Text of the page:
Are home funerals safe?
- Visit the National Home Funeral Alliance website which has an excellent page about the safety of home funerals.
What is a home funeral?
Home funerals occur when a loved one is cared for at home after death, giving family time to gather and participate in:
- planning and carrying out after-death rituals or ceremonies
- preparing the body for burial or cremation by bathing, dressing and laying out for visitation
- keeping the body cool with noninvasive techniques, such as ice
- filing the death certificate and obtaining transport and burial permits
- transporting the deceased to the place of burial or cremation
- facilitating the final disposition, such as digging the grave in natural burial
- hiring professionals for specific services … or not.
Did you know
- The average cost of a funeral in the U.S. ($6,500 not including burial plot) is almost three times that in Great Britain ($1,650) and more than twice what it is in France ($2,200) or Australia ($2,100).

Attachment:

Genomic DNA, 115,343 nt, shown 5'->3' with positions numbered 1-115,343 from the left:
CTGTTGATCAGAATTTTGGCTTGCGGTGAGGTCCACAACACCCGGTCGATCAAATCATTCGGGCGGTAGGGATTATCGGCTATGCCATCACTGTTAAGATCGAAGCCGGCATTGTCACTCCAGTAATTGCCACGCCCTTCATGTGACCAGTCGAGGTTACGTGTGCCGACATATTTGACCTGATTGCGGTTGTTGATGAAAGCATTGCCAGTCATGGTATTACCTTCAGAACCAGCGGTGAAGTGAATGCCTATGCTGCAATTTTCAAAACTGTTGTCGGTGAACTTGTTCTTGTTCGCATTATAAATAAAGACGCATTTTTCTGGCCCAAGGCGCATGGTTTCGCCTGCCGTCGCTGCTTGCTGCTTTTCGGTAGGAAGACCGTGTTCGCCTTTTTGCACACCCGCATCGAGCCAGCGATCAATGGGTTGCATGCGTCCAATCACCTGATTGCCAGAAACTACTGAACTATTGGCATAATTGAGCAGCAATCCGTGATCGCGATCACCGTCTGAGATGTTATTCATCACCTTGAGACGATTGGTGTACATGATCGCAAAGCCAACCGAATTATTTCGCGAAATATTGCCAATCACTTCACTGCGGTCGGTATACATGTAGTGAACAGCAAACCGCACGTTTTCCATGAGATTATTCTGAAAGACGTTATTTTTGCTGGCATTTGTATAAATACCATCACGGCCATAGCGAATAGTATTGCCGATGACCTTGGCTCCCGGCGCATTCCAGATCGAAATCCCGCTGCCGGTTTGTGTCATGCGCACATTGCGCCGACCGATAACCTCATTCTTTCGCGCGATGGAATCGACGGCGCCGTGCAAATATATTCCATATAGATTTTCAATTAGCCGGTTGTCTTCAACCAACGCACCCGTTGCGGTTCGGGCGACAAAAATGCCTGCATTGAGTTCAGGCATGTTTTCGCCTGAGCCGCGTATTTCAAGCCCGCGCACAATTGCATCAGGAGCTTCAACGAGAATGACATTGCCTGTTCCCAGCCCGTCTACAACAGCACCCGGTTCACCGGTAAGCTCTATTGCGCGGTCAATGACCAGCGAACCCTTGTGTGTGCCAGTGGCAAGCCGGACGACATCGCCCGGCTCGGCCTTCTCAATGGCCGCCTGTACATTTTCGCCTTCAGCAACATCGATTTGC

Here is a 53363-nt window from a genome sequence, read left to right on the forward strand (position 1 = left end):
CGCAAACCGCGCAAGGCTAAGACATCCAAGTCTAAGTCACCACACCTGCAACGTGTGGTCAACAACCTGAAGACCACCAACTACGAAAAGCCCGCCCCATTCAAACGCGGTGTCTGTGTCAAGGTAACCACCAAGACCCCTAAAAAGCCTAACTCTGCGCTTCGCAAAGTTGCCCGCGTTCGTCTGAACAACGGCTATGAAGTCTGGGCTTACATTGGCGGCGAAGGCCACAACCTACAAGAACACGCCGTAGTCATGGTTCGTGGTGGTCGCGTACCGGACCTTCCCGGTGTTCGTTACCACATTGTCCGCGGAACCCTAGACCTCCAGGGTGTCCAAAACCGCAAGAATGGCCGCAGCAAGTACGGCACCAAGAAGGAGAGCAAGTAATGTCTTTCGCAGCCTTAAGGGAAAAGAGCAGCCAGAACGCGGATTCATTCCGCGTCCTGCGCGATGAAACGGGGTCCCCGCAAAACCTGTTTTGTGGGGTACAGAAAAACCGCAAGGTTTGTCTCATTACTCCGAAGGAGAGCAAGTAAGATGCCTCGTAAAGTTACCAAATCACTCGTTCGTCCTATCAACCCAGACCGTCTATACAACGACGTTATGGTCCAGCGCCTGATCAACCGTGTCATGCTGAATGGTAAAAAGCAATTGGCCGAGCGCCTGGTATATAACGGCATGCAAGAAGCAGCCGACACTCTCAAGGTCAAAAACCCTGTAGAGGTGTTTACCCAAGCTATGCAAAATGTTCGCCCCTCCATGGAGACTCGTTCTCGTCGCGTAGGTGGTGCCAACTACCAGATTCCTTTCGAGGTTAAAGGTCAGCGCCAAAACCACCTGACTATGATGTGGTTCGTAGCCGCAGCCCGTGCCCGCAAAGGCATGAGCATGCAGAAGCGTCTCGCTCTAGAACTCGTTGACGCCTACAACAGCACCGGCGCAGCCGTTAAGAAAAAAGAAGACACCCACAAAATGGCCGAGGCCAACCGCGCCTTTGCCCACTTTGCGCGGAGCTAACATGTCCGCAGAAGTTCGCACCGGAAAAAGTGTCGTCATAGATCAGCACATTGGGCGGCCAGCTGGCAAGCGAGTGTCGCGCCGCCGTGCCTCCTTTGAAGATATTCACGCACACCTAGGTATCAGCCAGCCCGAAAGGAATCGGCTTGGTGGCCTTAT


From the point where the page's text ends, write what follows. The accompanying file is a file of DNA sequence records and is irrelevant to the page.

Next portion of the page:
- In almost every state, a family member can act as the funeral director when a loved one dies.
- It is legal to have the deceased lay in honor in the home of the family or a friend (1 to 3 days is usual).
- Embalming is NOT necessary for public health reasons and is not legally required except in rare circumstances.
- Simple measures, easily performed by a family member, can preserve the appearance and sanitary condition of the body.
- Friends and family can construct their own simple coffin or decorate a cardboard cremation container in any way they wish.
- A funeral home is required to accept any casket provided by the family at no additional charge.
How to get the body released from a hospital or nursing home
This is a common question we get asked, and in the midst of dealing with officials it can be hard to stay composed. Here is a script we suggest to use in dealing with medical care institutions:
The key in Texas is to use the phrase acting as such. Say to medical officials you was dealing with, “Yes, of course. I understand that is your policy to only release the body to a funeral home. Yes, release the body to a funeral director. And Texas law allows the next of kin to act as funeral director, so I’ll be acting as such.”
Then give them the reference sheet to the law that states that the next of kin can act as a funeral director.